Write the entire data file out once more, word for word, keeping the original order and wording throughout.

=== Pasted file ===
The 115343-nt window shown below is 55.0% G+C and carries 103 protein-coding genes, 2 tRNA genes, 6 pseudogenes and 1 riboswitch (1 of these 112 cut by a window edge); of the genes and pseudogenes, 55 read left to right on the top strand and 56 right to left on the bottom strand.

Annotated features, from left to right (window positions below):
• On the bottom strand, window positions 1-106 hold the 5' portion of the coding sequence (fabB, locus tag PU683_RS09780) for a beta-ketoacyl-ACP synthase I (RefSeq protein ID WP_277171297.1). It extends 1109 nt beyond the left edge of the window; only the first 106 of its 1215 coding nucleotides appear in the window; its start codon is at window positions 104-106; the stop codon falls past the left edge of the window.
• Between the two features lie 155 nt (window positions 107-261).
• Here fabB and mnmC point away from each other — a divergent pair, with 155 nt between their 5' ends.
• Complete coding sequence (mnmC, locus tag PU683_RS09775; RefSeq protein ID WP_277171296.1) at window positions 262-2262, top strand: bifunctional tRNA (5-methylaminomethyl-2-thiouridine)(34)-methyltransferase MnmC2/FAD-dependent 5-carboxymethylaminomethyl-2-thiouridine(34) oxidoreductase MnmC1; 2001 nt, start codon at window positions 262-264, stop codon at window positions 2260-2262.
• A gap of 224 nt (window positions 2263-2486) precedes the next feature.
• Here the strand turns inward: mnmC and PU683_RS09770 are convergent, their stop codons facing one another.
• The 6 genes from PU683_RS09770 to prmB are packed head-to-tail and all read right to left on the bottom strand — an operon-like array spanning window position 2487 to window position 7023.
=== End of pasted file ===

The 115343-nt window shown below is 55.0% G+C and carries 103 protein-coding genes, 2 tRNA genes, 6 pseudogenes and 1 riboswitch (1 of these 112 cut by a window edge); of the genes and pseudogenes, 55 read left to right on the top strand and 56 right to left on the bottom strand.

Annotated features, from left to right (window positions below):
• On the bottom strand, window positions 1-106 hold the 5' portion of the coding sequence (fabB, locus tag PU683_RS09780) for a beta-ketoacyl-ACP synthase I (RefSeq protein ID WP_277171297.1). It extends 1109 nt beyond the left edge of the window; only the first 106 of its 1215 coding nucleotides appear in the window; its start codon is at window positions 104-106; the stop codon falls past the left edge of the window.
• Between the two features lie 155 nt (window positions 107-261).
• Here fabB and mnmC point away from each other — a divergent pair, with 155 nt between their 5' ends.
• Complete coding sequence (mnmC, locus tag PU683_RS09775; RefSeq protein ID WP_277171296.1) at window positions 262-2262, top strand: bifunctional tRNA (5-methylaminomethyl-2-thiouridine)(34)-methyltransferase MnmC2/FAD-dependent 5-carboxymethylaminomethyl-2-thiouridine(34) oxidoreductase MnmC1; 2001 nt, start codon at window positions 262-264, stop codon at window positions 2260-2262.
• A gap of 224 nt (window positions 2263-2486) precedes the next feature.
• Here the strand turns inward: mnmC and PU683_RS09770 are convergent, their stop codons facing one another.
• The 6 genes from PU683_RS09770 to prmB are packed head-to-tail and all read right to left on the bottom strand — an operon-like array spanning window position 2487 to window position 7023.